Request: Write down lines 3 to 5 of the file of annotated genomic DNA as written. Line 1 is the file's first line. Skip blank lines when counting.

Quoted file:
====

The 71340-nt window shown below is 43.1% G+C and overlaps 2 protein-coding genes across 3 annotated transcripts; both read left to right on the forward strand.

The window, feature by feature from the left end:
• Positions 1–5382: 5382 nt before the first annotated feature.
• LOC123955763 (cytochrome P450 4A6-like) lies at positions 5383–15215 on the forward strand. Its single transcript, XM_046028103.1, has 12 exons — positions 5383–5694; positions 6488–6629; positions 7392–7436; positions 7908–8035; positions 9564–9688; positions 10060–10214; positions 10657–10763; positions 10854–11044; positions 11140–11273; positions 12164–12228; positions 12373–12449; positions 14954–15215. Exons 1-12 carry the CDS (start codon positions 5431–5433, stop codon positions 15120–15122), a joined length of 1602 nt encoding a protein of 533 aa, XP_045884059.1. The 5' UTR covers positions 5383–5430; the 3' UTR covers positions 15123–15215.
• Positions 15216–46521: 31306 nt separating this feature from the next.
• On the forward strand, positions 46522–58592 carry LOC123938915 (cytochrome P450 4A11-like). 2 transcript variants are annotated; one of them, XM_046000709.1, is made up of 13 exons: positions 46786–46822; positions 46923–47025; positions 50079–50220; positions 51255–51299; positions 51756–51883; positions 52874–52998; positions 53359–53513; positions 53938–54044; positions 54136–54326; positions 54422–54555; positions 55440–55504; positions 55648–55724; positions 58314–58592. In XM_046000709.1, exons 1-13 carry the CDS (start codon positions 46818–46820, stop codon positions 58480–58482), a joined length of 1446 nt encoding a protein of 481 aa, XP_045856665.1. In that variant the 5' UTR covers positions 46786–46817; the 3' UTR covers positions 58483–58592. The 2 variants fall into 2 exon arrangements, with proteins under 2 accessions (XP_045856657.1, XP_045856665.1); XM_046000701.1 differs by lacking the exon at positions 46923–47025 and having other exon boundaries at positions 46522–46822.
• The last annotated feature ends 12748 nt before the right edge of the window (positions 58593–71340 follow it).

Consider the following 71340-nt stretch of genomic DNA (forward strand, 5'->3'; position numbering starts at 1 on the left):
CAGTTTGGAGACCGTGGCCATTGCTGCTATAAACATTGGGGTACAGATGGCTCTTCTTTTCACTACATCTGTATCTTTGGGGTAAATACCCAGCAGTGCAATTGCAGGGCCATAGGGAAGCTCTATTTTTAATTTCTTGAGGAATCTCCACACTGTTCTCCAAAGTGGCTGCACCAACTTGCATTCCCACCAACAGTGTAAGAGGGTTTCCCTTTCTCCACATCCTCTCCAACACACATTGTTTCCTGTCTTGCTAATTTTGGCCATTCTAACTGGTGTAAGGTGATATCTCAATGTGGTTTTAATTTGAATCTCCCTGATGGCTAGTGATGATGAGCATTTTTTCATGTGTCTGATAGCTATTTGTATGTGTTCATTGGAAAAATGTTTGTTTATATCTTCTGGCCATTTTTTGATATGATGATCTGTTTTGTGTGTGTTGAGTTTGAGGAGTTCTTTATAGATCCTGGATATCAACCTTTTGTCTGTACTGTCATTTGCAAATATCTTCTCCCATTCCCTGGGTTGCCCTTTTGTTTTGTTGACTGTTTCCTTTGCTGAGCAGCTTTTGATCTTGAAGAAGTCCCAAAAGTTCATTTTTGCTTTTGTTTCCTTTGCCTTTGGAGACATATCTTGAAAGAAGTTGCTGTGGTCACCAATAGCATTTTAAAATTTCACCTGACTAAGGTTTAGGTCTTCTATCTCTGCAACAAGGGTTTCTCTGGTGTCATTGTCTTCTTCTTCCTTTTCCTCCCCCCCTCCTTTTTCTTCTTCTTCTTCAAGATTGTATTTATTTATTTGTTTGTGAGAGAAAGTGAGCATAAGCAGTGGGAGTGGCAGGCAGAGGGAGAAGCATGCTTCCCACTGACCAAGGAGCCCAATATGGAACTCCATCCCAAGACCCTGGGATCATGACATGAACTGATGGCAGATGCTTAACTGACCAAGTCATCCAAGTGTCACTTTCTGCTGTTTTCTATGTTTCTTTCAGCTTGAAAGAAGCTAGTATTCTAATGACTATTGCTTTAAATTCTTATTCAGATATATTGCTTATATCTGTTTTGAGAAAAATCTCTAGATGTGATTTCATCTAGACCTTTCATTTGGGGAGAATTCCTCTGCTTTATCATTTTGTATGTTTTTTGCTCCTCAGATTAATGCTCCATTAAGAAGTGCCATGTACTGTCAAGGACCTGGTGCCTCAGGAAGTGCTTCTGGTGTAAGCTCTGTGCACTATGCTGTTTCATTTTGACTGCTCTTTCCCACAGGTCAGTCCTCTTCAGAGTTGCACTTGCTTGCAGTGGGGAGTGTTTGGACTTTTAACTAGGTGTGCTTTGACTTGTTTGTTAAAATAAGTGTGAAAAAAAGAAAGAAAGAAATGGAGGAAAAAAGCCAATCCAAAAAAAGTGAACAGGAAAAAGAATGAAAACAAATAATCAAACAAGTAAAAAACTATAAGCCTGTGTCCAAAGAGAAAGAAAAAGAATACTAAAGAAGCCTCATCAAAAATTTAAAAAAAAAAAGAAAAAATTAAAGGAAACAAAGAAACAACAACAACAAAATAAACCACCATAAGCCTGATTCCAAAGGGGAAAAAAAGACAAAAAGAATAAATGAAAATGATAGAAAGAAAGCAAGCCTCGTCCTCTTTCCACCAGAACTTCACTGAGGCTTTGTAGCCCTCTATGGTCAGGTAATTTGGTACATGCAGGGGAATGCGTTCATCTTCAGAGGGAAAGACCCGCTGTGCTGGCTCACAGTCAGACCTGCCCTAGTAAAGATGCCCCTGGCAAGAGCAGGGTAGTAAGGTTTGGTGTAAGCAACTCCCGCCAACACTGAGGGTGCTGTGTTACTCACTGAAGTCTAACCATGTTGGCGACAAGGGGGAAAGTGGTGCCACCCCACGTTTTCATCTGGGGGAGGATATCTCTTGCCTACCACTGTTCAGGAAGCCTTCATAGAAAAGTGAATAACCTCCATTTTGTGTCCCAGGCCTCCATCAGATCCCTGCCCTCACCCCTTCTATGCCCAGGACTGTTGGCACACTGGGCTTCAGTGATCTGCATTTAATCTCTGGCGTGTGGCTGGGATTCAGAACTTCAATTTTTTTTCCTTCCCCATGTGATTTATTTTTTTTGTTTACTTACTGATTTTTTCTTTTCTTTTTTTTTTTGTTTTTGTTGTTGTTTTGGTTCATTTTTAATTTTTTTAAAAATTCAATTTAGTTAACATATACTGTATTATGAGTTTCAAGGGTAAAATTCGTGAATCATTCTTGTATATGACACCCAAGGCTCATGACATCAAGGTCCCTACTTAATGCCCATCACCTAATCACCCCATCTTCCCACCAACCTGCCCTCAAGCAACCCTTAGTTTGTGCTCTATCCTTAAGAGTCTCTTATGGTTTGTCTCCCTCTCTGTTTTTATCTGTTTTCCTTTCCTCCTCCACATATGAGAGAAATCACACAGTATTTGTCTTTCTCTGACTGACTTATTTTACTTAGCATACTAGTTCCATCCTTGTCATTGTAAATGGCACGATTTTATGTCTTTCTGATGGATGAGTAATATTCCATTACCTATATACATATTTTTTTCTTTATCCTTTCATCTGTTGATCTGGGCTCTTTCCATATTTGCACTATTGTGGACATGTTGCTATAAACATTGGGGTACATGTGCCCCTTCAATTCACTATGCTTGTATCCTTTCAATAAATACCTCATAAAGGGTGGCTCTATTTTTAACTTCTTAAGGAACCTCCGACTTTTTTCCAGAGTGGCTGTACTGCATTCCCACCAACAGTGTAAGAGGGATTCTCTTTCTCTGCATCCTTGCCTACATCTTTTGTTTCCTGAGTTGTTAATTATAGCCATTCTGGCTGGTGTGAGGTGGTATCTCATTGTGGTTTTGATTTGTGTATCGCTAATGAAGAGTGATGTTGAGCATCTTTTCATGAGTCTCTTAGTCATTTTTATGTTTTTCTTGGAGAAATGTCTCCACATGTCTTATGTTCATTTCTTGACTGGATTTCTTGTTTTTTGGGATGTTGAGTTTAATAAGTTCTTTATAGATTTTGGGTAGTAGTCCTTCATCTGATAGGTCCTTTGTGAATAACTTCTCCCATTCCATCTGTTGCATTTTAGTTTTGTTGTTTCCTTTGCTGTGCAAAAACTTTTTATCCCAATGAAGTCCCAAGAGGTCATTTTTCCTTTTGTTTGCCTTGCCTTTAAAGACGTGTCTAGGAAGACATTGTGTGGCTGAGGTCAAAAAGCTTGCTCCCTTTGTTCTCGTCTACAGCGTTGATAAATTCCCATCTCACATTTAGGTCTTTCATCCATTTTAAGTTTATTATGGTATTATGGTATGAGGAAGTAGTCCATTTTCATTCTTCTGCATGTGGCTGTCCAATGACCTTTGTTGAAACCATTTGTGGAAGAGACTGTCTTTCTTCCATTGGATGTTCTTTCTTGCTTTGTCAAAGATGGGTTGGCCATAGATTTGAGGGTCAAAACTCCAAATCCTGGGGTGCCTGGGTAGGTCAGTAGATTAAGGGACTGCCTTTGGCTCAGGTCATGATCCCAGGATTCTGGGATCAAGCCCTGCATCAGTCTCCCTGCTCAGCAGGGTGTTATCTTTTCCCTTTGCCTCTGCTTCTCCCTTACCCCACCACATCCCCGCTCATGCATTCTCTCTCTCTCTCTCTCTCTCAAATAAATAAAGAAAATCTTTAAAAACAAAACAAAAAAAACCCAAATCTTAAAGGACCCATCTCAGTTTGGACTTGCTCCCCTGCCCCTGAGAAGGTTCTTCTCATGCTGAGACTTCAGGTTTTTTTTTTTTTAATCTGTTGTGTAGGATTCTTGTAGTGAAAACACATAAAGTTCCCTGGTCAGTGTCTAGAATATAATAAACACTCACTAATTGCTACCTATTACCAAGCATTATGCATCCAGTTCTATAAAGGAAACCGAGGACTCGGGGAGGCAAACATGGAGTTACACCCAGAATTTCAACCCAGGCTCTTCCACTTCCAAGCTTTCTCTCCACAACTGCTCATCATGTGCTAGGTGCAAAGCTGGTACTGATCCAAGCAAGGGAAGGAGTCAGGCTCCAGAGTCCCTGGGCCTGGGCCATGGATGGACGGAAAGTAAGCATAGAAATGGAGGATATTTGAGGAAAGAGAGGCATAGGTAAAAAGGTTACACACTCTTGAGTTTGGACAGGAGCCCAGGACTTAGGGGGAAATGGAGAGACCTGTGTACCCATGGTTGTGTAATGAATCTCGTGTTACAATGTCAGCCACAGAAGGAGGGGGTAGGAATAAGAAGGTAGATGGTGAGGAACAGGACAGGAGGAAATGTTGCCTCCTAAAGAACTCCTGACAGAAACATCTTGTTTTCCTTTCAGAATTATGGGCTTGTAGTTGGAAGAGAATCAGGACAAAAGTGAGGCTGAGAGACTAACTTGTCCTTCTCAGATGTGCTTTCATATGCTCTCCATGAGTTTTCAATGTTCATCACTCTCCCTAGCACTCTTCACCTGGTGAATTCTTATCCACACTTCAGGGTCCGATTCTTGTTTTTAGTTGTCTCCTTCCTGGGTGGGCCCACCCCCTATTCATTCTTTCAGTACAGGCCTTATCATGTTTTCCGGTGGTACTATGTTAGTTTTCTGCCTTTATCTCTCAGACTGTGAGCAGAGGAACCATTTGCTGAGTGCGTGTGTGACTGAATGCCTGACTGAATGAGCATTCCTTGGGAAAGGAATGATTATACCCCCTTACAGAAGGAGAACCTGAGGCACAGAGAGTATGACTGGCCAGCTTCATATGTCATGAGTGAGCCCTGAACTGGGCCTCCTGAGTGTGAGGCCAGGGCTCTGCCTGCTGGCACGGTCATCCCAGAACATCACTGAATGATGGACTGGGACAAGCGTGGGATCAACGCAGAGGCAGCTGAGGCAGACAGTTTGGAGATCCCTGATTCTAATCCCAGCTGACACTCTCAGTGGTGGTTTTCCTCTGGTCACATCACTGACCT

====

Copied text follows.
• Positions 1–5382: 5382 nt before the first annotated feature.
• LOC123955763 (cytochrome P450 4A6-like) lies at positions 5383–15215 on the forward strand. Its single transcript, XM_046028103.1, has 12 exons — positions 5383–5694; positions 6488–6629; positions 7392–7436; positions 7908–8035; positions 9564–9688; positions 10060–10214; positions 10657–10763; positions 10854–11044; positions 11140–11273; positions 12164–12228; positions 12373–12449; positions 14954–15215. Exons 1-12 carry the CDS (start codon positions 5431–5433, stop codon positions 15120–15122), a joined length of 1602 nt encoding a protein of 533 aa, XP_045884059.1. The 5' UTR covers positions 5383–5430; the 3' UTR covers positions 15123–15215.
• Positions 15216–46521: 31306 nt separating this feature from the next.